Origin of the Tribe
Barga, an ancient Mongolian tribe, resided in the east of the Baikal Lake region since the 13th century. At the end of the 17th century, a branch of them moved to Heilongjiang and the region south of it. From 1732 to 1735, two groups of Bargas of this branch moved to Hulunbuir by the order of the Qing government, which is the origin of today’s Xin Barga Left Banner and Xin Barga Right Banner in Inner Mongolia.
Features of the Clothing
Preserving the characteristics of nomads and forest dwellers, Barga costumes not only present their tribal conventions, but also reflect the rooted animal worship. Women’s headgear is usually in the shape of horns of argali, with silver head hoops and hairpins embedded with different kinds of gems. In addition, women’s robes are one-piece and have long puff sleeves (reaching to the knees), arm bands and embroidered patterns. Long waistcoats with straight fronts are used to pair with robes. Due to the cold climate in the Hulunbuir area, leather robes are a large part of Bargas’ daily wear: when going or working outside, they usually don smoked fur robes, sheepskin coats and fur coats without an outer cloth layer; on ceremonial occasions, they take on leather ones with silk outer layer.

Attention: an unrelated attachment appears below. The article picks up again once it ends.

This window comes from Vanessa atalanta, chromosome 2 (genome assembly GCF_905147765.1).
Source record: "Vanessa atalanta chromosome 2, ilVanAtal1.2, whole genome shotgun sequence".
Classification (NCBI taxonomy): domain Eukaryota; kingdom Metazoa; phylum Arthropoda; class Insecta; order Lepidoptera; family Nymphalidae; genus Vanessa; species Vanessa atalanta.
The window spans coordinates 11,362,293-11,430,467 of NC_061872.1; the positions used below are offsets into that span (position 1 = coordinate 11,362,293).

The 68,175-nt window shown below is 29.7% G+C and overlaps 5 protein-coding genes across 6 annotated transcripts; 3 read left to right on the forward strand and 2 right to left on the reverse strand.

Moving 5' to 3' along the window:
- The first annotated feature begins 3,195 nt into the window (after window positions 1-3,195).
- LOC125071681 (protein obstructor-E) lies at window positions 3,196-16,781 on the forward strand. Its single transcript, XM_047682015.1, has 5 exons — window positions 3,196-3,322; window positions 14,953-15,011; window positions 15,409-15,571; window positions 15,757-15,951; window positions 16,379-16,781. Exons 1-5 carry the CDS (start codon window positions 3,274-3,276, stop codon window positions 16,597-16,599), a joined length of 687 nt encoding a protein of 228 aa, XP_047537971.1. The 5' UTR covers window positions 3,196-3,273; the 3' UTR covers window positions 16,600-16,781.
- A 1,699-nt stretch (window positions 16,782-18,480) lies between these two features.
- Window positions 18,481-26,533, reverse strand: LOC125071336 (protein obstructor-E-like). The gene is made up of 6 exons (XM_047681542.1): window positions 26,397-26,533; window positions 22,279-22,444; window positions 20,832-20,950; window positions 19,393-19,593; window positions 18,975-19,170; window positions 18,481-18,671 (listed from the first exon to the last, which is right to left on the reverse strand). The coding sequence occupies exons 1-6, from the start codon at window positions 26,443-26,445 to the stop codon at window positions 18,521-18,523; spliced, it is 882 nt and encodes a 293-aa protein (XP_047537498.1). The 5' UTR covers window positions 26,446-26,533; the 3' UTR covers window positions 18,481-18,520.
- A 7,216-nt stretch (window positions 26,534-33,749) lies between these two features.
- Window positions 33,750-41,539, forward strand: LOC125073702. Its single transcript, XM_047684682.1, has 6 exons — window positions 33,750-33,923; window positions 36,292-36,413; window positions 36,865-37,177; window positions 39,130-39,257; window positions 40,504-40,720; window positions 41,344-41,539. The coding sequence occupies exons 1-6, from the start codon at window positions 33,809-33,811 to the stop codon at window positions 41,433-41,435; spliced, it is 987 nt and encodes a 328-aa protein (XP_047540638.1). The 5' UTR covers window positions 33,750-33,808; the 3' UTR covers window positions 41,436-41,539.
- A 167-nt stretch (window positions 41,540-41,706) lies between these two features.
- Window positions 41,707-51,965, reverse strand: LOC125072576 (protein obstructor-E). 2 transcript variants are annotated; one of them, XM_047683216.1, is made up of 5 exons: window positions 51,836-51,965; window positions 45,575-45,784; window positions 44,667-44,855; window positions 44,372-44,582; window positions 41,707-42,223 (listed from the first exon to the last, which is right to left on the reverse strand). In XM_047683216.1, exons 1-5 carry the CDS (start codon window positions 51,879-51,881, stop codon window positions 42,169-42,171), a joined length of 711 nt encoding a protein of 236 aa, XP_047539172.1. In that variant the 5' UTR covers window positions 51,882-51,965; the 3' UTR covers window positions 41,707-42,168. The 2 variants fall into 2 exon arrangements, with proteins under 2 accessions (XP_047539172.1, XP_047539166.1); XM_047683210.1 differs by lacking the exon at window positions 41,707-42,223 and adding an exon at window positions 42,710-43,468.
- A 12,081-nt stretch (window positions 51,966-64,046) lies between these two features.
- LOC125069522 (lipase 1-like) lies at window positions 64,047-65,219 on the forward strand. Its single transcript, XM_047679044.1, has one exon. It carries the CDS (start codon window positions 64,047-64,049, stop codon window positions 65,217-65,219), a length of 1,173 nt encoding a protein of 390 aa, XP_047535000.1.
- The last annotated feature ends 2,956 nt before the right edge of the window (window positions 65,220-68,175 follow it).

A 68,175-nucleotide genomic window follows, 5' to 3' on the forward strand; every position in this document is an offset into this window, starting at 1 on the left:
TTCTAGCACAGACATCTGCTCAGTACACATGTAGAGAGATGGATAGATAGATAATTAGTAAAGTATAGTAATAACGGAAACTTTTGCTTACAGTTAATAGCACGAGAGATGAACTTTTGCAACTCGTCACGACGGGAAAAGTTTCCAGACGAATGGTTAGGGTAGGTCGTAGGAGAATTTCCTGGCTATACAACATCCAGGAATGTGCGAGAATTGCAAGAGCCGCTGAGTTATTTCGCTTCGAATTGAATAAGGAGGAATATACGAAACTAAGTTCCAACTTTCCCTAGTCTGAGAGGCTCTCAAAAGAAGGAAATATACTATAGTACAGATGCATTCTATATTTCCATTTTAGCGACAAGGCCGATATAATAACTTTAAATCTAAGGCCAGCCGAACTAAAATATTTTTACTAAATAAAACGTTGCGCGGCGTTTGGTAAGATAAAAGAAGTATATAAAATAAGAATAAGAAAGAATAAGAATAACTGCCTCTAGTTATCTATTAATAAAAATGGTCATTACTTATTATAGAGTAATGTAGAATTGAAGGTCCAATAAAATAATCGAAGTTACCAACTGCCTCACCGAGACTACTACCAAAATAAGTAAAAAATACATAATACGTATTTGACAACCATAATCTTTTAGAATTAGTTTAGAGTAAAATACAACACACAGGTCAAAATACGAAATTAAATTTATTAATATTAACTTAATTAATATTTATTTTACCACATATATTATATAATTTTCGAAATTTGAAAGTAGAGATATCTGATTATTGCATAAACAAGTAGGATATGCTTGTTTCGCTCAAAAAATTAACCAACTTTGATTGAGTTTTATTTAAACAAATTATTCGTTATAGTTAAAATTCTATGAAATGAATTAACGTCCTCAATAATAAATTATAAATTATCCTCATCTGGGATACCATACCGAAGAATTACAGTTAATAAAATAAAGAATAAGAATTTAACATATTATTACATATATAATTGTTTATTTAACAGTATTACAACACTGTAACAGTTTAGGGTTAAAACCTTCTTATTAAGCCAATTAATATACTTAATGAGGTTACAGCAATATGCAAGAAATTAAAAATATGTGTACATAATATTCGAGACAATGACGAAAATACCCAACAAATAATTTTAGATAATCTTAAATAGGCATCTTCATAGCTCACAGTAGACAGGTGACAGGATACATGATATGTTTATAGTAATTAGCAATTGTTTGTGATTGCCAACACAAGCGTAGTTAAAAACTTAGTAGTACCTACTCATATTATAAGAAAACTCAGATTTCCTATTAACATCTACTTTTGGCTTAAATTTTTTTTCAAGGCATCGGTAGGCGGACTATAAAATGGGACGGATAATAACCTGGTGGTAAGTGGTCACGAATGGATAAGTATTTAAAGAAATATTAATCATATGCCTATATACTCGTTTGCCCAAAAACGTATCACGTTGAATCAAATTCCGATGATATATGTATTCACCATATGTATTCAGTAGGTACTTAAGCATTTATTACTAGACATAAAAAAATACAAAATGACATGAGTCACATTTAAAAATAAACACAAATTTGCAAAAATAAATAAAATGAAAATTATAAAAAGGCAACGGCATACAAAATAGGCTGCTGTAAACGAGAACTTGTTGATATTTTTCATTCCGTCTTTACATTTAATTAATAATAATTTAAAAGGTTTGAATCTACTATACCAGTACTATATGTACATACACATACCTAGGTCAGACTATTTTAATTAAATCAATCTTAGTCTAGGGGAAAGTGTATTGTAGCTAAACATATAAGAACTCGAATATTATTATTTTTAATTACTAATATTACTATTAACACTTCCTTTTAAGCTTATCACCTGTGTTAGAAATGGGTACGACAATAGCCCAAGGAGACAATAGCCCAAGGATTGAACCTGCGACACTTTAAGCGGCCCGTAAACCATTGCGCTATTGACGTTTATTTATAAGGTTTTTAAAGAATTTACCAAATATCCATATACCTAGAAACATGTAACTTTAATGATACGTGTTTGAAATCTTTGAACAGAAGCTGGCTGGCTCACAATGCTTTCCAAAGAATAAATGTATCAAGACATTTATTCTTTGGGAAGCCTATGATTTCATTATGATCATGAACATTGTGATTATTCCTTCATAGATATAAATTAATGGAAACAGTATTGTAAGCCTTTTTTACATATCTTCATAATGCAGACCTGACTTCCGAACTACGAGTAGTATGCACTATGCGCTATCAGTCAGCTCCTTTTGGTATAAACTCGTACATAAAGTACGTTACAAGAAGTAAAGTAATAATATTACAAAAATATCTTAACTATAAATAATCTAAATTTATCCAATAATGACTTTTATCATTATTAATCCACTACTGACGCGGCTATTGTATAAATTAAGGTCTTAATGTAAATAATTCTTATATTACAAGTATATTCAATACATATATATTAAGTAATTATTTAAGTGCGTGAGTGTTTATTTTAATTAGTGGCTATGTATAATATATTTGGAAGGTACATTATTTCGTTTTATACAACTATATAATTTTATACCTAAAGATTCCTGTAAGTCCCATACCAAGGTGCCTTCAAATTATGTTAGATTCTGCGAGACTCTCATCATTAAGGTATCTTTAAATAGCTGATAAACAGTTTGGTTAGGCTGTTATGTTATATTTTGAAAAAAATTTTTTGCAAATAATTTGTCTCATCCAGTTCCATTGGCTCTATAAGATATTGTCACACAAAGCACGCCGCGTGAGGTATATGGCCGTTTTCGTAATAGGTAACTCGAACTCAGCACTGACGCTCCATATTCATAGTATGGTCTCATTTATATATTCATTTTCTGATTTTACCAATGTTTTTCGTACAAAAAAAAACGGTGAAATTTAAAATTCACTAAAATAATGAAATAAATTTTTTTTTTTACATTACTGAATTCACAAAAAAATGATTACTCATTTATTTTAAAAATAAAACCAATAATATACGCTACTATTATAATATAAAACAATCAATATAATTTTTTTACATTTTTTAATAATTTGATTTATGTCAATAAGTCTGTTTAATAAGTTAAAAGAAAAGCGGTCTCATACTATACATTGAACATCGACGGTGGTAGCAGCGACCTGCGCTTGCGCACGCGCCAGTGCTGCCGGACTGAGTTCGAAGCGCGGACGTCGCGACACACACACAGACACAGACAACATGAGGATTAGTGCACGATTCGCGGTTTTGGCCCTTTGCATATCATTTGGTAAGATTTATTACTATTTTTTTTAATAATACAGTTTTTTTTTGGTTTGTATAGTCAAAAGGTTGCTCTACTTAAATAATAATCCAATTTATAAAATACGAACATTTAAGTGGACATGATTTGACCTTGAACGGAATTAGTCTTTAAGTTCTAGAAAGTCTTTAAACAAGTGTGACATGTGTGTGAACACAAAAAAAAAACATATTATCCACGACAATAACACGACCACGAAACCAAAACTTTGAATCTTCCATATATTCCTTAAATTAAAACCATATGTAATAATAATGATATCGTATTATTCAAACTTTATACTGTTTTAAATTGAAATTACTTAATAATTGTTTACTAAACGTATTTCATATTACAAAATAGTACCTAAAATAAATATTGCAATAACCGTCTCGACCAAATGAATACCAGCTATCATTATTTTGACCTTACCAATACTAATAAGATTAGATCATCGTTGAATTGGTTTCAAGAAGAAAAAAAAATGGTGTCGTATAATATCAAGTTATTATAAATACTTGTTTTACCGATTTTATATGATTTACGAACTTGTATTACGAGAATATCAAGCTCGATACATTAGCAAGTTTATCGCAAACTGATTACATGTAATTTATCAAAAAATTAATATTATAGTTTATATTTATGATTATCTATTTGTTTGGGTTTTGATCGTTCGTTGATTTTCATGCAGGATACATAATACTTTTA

Like most of other Mongolian tribes, men and women have different routines for wearing their waistbands: men tie their waistbands around hips then lift their robes; women tie their girdles around waists to show off the figures. Women usually separate their hair into two braids before wearing headgear. Apart from head hoops, brides wear several golden and silver hairpins at weddings while grooms wear round hats with a standing brim and a mink tail. Both men and women wrap their heads with long hairbands in the color of white or light blue. As a symbol of marital status, married women wear long waistcoats when attending important occasions, but this dress code doesn’t apply to girls.
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